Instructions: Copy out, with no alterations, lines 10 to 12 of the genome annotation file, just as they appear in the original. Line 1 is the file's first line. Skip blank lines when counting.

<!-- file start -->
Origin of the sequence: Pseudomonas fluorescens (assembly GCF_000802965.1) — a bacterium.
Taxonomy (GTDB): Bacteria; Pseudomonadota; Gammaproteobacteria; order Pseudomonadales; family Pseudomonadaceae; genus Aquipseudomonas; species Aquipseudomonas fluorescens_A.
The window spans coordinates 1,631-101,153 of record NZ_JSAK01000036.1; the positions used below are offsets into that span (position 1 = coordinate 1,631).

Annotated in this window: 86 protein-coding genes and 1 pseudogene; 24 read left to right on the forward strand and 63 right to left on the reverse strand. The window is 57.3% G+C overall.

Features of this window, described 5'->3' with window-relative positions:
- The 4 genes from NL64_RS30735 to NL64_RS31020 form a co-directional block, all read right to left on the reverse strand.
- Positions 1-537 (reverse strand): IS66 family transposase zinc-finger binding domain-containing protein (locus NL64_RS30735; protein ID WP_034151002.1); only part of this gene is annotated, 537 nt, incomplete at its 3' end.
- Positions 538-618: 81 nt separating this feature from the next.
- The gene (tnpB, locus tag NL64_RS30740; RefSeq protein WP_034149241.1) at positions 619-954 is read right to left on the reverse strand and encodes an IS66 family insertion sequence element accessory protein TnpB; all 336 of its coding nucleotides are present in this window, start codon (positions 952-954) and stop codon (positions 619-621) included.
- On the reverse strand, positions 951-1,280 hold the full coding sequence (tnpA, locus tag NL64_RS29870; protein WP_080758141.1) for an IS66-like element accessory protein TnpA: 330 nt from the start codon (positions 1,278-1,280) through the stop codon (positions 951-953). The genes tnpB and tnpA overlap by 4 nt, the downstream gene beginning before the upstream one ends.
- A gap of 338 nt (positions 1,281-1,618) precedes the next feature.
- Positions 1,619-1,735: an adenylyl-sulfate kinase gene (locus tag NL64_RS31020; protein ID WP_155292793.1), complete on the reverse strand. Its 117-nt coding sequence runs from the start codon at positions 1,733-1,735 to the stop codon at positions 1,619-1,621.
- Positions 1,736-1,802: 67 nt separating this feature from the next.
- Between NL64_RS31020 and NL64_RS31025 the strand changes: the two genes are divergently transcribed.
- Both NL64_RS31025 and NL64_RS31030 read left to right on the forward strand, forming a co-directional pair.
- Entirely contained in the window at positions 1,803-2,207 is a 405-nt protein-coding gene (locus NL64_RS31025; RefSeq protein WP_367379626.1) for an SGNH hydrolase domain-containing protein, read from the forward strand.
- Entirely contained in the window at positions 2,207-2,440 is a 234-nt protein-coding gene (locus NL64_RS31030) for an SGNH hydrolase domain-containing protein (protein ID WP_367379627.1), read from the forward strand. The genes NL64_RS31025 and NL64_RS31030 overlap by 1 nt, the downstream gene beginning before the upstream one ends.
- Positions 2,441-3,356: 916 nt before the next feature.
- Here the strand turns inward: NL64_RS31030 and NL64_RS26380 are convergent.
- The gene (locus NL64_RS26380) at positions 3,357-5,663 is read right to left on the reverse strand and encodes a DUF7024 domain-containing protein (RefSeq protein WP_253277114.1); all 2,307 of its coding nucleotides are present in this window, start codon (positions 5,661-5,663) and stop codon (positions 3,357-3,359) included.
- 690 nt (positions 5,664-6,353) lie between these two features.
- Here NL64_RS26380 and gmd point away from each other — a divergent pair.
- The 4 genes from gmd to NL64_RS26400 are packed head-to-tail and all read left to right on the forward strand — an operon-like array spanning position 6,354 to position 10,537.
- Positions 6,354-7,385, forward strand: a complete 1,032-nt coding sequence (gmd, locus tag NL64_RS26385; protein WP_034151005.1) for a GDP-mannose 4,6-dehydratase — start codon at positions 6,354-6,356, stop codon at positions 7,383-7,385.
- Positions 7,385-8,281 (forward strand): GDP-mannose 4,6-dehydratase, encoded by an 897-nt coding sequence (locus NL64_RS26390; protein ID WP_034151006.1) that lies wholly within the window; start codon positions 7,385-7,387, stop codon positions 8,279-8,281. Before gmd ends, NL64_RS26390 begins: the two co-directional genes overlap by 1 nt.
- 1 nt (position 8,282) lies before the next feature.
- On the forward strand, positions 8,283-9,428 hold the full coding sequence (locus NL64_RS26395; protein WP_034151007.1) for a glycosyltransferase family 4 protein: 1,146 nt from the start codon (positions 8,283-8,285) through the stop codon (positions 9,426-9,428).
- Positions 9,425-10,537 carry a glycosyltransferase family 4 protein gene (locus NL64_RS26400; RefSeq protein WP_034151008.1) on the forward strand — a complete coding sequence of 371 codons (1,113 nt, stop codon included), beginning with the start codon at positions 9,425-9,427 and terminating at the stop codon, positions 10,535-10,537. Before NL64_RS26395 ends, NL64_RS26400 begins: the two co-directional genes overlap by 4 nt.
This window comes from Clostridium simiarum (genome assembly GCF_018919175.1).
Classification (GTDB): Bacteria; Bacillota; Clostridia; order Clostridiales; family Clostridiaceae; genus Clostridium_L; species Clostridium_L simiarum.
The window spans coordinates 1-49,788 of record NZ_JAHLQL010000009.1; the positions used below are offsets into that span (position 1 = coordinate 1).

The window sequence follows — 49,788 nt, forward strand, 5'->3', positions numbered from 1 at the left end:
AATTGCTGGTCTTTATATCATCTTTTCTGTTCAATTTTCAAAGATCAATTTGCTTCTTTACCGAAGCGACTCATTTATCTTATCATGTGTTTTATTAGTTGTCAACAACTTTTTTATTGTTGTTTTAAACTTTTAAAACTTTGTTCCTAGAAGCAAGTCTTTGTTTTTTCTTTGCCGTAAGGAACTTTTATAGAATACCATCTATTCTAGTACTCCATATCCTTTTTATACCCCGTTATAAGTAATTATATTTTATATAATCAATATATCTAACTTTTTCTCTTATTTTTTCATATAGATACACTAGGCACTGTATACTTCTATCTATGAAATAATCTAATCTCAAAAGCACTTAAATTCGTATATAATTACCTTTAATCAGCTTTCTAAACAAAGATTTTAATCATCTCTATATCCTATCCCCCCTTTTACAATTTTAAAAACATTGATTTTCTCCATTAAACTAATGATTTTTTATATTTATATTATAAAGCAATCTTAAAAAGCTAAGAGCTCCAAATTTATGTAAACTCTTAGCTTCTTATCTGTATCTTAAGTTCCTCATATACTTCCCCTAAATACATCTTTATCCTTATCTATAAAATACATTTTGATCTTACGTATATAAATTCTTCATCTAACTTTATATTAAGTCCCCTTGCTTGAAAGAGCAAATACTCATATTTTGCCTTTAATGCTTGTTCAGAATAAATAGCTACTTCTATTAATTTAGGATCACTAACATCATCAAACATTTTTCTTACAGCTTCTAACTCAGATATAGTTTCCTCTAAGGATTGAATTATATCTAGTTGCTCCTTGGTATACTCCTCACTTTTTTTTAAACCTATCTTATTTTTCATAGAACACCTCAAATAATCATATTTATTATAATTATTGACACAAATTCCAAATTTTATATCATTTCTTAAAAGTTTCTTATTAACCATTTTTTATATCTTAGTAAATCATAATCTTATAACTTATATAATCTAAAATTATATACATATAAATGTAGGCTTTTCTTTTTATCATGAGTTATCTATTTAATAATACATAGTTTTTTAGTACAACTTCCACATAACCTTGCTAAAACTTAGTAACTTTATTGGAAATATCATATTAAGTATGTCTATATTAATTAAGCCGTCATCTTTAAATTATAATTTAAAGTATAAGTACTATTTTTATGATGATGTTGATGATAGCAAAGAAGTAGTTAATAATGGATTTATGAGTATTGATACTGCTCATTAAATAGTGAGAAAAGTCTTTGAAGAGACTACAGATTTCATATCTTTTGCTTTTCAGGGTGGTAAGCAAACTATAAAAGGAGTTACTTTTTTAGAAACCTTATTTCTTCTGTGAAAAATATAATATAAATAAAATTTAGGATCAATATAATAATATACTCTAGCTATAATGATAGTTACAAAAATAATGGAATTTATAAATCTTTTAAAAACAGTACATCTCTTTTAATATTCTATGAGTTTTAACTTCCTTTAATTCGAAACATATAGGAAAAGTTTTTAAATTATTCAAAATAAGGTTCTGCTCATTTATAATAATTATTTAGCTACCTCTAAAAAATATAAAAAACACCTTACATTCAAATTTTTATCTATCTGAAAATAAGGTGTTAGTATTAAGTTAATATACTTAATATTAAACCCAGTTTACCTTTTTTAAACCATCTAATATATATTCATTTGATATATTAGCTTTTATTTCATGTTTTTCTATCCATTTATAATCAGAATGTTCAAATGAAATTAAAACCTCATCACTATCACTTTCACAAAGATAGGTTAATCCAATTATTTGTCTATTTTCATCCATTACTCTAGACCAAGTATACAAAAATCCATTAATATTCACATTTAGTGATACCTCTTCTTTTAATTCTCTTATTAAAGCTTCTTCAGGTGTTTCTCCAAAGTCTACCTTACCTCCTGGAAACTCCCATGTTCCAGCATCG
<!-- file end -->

- On the reverse strand, positions 951-1,280 hold the full coding sequence (tnpA, locus tag NL64_RS29870; protein WP_080758141.1) for an IS66-like element accessory protein TnpA: 330 nt from the start codon (positions 1,278-1,280) through the stop codon (positions 951-953). The genes tnpB and tnpA overlap by 4 nt, the downstream gene beginning before the upstream one ends.
- A gap of 338 nt (positions 1,281-1,618) precedes the next feature.
- Positions 1,619-1,735: an adenylyl-sulfate kinase gene (locus tag NL64_RS31020; protein ID WP_155292793.1), complete on the reverse strand. Its 117-nt coding sequence runs from the start codon at positions 1,733-1,735 to the stop codon at positions 1,619-1,621.